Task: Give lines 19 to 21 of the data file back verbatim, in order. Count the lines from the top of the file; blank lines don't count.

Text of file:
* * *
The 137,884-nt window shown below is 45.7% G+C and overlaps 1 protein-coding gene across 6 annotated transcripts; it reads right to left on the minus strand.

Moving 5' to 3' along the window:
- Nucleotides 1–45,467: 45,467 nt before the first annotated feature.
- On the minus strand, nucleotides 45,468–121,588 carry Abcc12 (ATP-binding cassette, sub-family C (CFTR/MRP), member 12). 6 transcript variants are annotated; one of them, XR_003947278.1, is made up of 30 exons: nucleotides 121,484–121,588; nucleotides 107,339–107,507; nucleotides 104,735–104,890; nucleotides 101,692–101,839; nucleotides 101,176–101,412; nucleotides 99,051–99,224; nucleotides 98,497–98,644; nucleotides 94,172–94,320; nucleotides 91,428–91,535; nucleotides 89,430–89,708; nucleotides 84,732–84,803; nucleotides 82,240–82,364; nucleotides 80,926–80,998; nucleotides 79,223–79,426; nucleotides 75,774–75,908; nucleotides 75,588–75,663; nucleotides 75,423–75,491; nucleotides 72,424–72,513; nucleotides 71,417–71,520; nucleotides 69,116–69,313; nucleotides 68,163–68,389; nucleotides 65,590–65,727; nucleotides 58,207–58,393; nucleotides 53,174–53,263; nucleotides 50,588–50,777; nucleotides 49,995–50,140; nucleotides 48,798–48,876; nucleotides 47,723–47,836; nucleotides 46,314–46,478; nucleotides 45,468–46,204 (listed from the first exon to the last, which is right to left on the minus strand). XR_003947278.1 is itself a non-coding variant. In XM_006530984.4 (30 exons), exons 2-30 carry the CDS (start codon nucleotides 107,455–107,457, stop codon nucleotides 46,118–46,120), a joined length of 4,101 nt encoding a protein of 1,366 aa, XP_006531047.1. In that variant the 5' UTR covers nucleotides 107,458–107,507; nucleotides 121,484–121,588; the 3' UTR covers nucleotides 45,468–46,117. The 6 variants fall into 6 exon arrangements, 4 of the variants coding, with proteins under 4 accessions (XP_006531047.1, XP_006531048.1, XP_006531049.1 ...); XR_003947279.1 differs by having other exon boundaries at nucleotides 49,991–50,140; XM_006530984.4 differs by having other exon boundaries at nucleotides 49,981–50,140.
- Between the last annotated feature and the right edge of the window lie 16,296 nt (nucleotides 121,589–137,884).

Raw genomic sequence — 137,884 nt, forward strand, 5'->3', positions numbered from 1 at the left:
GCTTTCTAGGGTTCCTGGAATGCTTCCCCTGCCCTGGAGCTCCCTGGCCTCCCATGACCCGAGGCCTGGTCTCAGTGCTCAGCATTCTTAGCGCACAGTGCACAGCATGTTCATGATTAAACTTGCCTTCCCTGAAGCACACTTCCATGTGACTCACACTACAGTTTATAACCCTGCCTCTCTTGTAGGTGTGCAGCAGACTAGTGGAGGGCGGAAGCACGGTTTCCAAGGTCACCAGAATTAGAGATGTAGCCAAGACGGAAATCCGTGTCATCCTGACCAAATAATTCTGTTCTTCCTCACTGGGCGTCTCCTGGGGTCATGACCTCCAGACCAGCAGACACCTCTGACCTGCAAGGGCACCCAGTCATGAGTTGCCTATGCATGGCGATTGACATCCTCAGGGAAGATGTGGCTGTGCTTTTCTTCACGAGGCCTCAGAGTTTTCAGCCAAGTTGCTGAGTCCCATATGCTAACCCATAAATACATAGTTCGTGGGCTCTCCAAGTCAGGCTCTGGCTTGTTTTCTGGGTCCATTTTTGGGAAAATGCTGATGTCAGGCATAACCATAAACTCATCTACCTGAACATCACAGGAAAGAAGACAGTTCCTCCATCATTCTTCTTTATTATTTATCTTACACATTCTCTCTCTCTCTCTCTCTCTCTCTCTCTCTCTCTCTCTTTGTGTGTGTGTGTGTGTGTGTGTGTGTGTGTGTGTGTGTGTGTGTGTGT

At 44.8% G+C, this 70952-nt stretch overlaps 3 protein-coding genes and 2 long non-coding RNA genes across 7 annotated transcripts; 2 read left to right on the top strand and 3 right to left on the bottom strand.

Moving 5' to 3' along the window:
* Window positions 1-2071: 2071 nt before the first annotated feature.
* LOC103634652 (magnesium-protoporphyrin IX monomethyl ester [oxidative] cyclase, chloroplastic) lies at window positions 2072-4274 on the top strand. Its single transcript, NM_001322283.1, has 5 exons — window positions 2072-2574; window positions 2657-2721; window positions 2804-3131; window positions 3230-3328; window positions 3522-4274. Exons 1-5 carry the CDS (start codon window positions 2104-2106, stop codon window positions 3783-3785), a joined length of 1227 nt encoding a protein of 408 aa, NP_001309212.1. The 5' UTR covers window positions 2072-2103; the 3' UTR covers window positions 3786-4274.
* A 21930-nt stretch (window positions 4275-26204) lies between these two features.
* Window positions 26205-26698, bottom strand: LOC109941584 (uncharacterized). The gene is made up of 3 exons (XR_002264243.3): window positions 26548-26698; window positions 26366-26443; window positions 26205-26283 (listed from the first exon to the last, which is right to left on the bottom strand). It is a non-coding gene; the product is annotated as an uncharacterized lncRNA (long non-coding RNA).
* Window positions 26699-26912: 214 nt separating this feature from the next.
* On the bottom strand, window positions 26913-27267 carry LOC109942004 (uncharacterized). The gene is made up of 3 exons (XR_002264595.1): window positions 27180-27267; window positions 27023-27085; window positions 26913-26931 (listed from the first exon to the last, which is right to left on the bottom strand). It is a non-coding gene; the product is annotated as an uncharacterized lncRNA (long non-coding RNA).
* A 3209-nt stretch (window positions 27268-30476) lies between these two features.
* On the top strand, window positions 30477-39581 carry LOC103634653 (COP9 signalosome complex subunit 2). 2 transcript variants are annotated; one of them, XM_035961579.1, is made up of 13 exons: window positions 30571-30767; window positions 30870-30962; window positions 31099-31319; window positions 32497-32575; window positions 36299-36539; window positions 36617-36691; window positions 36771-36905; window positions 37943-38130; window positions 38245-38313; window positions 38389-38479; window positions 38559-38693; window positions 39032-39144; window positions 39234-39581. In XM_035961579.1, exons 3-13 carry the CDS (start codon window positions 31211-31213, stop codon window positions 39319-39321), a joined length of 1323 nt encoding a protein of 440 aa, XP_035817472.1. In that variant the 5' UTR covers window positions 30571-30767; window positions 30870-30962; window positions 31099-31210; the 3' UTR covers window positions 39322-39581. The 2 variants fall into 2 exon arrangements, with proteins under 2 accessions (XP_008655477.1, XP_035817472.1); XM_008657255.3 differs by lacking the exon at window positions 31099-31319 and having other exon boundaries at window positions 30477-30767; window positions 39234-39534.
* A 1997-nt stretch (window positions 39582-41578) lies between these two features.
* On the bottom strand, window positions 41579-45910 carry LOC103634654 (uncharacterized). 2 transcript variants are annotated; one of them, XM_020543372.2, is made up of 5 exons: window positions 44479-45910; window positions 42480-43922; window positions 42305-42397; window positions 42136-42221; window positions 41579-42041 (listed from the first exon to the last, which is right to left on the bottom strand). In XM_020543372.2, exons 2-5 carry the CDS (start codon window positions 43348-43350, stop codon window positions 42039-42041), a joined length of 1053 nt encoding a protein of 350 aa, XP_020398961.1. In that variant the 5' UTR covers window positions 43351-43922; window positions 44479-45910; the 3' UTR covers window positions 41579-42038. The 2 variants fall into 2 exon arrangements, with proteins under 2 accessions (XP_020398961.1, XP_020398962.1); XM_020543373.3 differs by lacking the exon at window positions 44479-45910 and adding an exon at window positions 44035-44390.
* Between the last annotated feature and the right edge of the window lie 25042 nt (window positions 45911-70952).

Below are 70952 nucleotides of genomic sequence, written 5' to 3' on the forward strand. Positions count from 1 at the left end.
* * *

* On the bottom strand, window positions 41579-45910 carry LOC103634654 (uncharacterized). 2 transcript variants are annotated; one of them, XM_020543372.2, is made up of 5 exons: window positions 44479-45910; window positions 42480-43922; window positions 42305-42397; window positions 42136-42221; window positions 41579-42041 (listed from the first exon to the last, which is right to left on the bottom strand). In XM_020543372.2, exons 2-5 carry the CDS (start codon window positions 43348-43350, stop codon window positions 42039-42041), a joined length of 1053 nt encoding a protein of 350 aa, XP_020398961.1. In that variant the 5' UTR covers window positions 43351-43922; window positions 44479-45910; the 3' UTR covers window positions 41579-42038. The 2 variants fall into 2 exon arrangements, with proteins under 2 accessions (XP_020398961.1, XP_020398962.1); XM_020543373.3 differs by lacking the exon at window positions 44479-45910 and adding an exon at window positions 44035-44390.
* Between the last annotated feature and the right edge of the window lie 25042 nt (window positions 45911-70952).

Below are 70952 nucleotides of genomic sequence, written 5' to 3' on the forward strand. Positions count from 1 at the left end.